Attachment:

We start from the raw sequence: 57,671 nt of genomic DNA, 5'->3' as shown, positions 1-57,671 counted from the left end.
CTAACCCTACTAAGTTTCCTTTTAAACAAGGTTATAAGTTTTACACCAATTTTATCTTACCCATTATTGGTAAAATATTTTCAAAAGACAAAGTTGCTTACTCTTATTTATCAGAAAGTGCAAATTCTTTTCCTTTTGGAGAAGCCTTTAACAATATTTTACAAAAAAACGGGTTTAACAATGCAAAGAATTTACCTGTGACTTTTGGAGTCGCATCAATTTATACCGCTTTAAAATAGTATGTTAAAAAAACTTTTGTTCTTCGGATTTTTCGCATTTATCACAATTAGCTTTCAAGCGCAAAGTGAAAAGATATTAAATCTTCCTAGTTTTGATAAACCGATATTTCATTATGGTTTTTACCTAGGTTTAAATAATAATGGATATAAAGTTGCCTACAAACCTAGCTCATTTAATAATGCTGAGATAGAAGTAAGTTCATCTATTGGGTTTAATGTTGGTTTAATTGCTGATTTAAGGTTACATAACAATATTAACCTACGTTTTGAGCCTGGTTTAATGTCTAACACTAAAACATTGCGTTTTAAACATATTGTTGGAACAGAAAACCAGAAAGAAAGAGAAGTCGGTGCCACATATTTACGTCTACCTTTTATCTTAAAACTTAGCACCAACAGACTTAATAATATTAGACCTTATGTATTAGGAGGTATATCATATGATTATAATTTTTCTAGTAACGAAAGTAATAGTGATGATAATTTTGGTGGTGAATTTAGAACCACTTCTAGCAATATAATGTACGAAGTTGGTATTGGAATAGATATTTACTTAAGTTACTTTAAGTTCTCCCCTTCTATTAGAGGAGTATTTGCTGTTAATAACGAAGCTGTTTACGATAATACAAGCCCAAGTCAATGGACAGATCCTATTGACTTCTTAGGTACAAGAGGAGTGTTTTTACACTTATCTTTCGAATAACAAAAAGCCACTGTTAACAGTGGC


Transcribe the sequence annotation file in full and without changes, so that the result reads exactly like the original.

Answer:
We start from the raw sequence: 57,671 nt of genomic DNA, 5'->3' as shown, positions 1-57,671 counted from the left end.
CTAACCCTACTAAGTTTCCTTTTAAACAAGGTTATAAGTTTTACACCAATTTTATCTTACCCATTATTGGTAAAATATTTTCAAAAGACAAAGTTGCTTACTCTTATTTATCAGAAAGTGCAAATTCTTTTCCTTTTGGAGAAGCCTTTAACAATATTTTACAAAAAAACGGGTTTAACAATGCAAAGAATTTACCTGTGACTTTTGGAGTCGCATCAATTTATACCGCTTTAAAATAGTATGTTAAAAAAACTTTTGTTCTTCGGATTTTTCGCATTTATCACAATTAGCTTTCAAGCGCAAAGTGAAAAGATATTAAATCTTCCTAGTTTTGATAAACCGATATTTCATTATGGTTTTTACCTAGGTTTAAATAATAATGGATATAAAGTTGCCTACAAACCTAGCTCATTTAATAATGCTGAGATAGAAGTAAGTTCATCTATTGGGTTTAATGTTGGTTTAATTGCTGATTTAAGGTTACATAACAATATTAACCTACGTTTTGAGCCTGGTTTAATGTCTAACACTAAAACATTGCGTTTTAAACATATTGTTGGAACAGAAAACCAGAAAGAAAGAGAAGTCGGTGCCACATATTTACGTCTACCTTTTATCTTAAAACTTAGCACCAACAGACTTAATAATATTAGACCTTATGTATTAGGAGGTATATCATATGATTATAATTTTTCTAGTAACGAAAGTAATAGTGATGATAATTTTGGTGGTGAATTTAGAACCACTTCTAGCAATATAATGTACGAAGTTGGTATTGGAATAGATATTTACTTAAGTTACTTTAAGTTCTCCCCTTCTATTAGAGGAGTATTTGCTGTTAATAACGAAGCTGTTTACGATAATACAAGCCCAAGTCAATGGACAGATCCTATTGACTTCTTAGGTACAAGAGGAGTGTTTTTACACTTATCTTTCGAATAACAAAAAGCCACTGTTAACAGTGGC